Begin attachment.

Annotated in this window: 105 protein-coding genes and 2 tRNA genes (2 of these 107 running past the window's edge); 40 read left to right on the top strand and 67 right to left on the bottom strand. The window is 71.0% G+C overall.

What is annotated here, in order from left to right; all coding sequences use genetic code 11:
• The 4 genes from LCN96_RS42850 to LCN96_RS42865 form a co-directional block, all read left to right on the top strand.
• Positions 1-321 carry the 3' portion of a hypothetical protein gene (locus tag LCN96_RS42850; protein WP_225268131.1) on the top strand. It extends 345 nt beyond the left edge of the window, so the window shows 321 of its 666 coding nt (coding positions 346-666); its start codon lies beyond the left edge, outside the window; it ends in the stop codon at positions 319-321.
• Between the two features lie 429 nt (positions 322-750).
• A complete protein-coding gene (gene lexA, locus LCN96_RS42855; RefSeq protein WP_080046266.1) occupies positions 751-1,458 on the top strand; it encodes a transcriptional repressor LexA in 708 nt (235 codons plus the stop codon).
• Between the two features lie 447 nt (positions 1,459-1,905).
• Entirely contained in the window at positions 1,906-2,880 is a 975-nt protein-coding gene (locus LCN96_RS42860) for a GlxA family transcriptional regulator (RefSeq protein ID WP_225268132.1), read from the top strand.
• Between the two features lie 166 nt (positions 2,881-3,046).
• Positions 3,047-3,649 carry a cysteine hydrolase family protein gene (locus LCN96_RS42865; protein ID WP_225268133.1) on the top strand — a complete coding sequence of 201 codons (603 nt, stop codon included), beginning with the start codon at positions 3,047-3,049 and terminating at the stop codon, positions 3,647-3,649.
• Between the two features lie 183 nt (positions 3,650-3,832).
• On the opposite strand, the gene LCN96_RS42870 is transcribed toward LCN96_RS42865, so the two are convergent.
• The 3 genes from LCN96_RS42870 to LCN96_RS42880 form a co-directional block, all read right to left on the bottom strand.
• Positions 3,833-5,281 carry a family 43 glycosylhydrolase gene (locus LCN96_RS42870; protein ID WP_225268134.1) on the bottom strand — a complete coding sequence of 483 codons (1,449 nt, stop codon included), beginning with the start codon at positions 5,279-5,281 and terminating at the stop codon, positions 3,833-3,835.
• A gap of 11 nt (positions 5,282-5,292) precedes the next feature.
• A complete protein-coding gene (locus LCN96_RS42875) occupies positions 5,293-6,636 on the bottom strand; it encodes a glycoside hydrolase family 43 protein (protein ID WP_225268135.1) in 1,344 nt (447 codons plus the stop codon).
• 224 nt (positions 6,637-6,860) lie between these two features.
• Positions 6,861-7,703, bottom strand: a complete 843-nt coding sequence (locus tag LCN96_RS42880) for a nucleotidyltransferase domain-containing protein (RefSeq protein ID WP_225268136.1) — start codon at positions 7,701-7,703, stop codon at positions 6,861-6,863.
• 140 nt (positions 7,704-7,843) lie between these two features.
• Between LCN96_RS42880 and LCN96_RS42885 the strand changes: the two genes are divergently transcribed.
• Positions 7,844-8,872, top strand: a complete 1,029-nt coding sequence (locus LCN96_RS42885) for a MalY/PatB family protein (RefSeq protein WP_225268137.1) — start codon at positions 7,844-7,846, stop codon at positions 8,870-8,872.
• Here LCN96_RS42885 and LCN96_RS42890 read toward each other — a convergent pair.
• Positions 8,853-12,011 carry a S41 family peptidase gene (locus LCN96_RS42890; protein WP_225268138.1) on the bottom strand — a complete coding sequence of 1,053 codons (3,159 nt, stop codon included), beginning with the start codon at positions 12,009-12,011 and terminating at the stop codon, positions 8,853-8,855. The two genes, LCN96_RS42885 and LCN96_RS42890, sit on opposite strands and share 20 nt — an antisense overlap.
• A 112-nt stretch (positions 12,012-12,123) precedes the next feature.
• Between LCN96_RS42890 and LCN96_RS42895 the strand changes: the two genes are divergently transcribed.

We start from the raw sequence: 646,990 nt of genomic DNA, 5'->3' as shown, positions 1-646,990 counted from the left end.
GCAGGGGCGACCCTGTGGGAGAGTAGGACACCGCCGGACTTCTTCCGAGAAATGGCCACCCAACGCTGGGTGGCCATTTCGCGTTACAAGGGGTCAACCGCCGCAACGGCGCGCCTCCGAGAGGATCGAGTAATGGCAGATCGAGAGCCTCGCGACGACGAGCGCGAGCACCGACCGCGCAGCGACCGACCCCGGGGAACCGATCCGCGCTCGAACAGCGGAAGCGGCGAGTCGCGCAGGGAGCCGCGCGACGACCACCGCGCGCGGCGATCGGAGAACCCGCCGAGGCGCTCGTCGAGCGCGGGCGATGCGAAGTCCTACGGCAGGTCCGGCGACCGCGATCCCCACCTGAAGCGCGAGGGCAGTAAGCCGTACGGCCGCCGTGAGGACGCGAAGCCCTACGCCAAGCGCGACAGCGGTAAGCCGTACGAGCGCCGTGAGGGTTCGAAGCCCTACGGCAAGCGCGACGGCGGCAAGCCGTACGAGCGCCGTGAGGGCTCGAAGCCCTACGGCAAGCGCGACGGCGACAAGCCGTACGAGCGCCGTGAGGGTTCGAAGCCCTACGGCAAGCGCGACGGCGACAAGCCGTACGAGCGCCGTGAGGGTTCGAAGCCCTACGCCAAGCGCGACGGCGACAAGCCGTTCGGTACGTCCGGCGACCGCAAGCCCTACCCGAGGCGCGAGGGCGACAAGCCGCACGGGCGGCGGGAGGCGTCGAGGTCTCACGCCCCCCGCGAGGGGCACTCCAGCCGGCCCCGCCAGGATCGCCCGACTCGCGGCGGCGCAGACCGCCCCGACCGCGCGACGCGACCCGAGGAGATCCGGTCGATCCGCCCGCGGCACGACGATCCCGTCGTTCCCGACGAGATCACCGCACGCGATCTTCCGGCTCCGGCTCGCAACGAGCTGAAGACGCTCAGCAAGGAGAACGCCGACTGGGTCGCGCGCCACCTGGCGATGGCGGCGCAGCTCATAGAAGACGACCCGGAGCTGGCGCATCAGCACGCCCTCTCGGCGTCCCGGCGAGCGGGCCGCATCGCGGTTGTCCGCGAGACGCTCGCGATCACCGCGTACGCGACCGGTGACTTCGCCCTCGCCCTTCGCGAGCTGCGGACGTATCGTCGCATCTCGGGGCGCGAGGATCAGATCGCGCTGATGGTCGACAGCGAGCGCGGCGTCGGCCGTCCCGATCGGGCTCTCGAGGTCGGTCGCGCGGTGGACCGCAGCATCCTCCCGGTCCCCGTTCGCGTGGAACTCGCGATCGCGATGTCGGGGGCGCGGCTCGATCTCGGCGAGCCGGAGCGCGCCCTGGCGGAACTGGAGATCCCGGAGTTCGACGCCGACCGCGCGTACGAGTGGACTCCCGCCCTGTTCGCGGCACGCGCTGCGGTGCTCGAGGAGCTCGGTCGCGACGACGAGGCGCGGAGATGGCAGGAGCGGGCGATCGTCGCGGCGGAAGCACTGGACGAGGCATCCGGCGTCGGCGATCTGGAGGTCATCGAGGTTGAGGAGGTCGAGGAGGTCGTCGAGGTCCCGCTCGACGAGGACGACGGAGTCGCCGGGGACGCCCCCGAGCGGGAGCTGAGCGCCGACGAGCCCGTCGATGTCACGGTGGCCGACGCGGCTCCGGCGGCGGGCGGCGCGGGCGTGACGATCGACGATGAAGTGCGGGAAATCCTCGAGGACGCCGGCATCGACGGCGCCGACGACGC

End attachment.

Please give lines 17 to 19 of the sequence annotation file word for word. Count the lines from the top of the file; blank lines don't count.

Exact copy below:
• 224 nt (positions 6,637-6,860) lie between these two features.
• Positions 6,861-7,703, bottom strand: a complete 843-nt coding sequence (locus tag LCN96_RS42880) for a nucleotidyltransferase domain-containing protein (RefSeq protein ID WP_225268136.1) — start codon at positions 7,701-7,703, stop codon at positions 6,861-6,863.
• 140 nt (positions 7,704-7,843) lie between these two features.